actually doing it. Honestly, the primary hurdle I faced was laziness. What's
the best way to get this done? Do I really have to enter all those
titles by hand? What are my options for selling? It all seemed like so much work, but what I discovered recently is that it doesn't need to be. Really, with a couple simple tools it is almost mindless. Here's what you need to do:
- Your first step is to divide your books up into two stacks, one for keepers and another for sellers. Keepers are, obviously, the books you want to hold on to. The other stack? Fair game!
- Once you have your stack of books that you'd like to sell, look through it and pull out any titles you suspect might be worth a little more. This would be rare books, first editions, anything that might be signed by the author. You'll want to set these aside for special handling.
- Next decide if you want to sell locally or sell online. For some people, selling locally is a great option. It supports the local economy and, well, if you're a reader you're probably well aware of the plight of the smaller book shops in America. Supporting those folks can be a good thing. Then again, not everyone has a shop nearby that will buy books or pay well, and even if they do, sometimes the smaller shops can't afford to take on the inventory that you're looking to unload. For a number of reasons, I've found myself using Powells.com when selling my books. They're the online side of an absolutely AMAZING store our of Portland, OR. They won't be everything and I'm not sure their prices are the best, but it is an effective mix. I've yet to come across one better, though I'm all ears if you have a suggestion!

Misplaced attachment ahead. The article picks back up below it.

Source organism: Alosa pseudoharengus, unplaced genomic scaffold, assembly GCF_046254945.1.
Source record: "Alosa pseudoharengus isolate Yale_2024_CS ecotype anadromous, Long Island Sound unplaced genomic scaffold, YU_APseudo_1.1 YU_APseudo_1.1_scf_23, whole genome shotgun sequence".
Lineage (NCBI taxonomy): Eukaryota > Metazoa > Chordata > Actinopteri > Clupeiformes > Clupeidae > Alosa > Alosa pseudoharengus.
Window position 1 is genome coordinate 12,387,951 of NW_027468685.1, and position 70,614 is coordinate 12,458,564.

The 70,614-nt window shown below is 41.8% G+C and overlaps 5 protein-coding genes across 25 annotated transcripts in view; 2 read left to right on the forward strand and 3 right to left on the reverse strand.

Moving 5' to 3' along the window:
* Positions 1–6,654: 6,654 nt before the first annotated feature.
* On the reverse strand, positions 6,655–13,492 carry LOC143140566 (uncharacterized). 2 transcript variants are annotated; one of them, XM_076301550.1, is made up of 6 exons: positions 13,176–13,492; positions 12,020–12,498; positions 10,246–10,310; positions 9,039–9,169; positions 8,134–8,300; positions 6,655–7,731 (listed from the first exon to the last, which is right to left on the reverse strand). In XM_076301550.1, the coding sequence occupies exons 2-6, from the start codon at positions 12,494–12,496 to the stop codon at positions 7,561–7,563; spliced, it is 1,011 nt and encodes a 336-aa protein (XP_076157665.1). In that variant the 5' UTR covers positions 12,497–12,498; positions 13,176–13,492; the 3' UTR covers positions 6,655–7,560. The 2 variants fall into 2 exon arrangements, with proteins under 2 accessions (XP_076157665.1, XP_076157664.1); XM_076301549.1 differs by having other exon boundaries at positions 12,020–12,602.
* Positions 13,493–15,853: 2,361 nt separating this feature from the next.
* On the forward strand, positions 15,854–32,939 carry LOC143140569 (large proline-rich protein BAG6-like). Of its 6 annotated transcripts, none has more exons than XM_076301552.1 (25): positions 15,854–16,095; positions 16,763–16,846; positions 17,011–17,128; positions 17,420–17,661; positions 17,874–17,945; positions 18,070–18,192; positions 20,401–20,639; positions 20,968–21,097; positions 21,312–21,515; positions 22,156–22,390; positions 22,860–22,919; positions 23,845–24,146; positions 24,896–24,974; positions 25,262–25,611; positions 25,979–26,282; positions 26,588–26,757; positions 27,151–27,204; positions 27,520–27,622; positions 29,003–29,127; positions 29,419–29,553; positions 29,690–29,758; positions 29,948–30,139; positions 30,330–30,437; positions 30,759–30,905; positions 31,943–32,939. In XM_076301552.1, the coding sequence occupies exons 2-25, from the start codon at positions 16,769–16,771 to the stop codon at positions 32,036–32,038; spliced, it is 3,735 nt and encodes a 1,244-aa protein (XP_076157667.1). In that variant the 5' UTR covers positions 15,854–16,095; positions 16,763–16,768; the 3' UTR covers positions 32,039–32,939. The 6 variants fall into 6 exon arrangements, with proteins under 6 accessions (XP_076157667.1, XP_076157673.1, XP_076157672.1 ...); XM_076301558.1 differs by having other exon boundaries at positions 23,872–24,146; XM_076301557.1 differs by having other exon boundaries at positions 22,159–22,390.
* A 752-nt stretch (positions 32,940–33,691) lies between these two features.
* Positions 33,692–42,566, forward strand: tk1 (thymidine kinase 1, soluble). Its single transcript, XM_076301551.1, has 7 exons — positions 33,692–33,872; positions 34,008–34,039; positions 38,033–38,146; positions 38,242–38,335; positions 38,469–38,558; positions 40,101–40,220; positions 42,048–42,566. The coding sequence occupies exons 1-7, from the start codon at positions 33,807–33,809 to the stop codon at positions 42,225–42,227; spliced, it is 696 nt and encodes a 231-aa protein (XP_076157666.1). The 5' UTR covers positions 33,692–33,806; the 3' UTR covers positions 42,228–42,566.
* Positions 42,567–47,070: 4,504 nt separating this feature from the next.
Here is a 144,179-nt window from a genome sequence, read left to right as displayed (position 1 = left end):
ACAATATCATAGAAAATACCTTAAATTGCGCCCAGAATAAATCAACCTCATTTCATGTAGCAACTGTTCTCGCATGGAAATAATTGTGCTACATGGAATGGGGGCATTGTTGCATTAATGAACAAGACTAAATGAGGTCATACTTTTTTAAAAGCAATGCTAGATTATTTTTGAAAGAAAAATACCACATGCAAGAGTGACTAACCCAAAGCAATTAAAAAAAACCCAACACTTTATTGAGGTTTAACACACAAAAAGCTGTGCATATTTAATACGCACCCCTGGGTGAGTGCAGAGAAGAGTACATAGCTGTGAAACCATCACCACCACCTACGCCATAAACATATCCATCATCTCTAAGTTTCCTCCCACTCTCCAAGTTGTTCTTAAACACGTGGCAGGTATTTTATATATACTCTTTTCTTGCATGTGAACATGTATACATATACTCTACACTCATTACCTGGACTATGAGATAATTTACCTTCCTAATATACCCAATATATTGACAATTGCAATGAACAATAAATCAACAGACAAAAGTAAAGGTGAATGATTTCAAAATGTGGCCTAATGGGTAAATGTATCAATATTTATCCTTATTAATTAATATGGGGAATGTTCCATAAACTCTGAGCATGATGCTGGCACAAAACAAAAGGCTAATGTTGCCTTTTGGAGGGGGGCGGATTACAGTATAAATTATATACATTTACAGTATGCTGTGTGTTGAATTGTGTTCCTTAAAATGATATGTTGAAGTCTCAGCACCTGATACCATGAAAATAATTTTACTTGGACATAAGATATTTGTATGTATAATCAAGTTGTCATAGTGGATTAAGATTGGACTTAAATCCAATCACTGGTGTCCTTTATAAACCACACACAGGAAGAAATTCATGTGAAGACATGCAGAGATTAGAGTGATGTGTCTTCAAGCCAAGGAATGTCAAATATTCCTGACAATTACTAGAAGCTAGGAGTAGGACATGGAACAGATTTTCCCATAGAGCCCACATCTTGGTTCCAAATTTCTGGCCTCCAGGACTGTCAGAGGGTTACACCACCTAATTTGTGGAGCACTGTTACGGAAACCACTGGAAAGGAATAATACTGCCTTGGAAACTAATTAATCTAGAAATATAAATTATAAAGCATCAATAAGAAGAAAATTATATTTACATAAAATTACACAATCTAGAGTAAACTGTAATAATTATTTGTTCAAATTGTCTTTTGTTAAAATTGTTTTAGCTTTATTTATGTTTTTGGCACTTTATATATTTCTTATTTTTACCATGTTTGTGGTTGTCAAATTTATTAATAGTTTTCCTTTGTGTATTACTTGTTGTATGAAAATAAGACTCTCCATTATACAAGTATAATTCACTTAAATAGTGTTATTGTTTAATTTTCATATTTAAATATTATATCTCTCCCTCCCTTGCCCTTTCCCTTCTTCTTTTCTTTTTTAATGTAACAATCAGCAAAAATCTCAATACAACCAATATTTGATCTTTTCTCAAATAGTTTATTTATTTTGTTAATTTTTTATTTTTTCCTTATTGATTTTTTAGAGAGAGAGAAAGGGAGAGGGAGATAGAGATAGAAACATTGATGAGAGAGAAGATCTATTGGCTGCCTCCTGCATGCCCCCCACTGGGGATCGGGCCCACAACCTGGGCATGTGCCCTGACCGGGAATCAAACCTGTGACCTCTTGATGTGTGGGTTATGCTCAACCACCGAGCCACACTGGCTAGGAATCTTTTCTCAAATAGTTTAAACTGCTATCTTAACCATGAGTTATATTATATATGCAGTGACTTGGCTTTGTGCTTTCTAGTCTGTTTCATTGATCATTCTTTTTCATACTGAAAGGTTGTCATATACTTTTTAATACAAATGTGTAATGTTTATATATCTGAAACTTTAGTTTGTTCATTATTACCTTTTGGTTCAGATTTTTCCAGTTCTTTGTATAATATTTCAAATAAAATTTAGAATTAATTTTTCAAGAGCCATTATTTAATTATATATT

- If you're opting to sell to your local store, this is where you bundle your books up and take them to the book buyers at your store of choice. Make sure to bring special attention to any books you pulled out in Step #2 above... Who knows what sort of treasure you might be sitting on? That signed edition of Twilight might just buy your groceries for the next month!
- If you've decided to sell your books online, what you're going to want to do next is put together a list of the ISBN's for all the books you'd like to sell. (ISBN's are those 10 or 13 digit book identifiers you'll see near a barcode on the back of the book or dust jacket. Powell's has a good explanation of what you're looking for here.) Use Notepad or Word or even an email to list out the ISBN's for your books, one per line. You'll want this later for a couple reasons.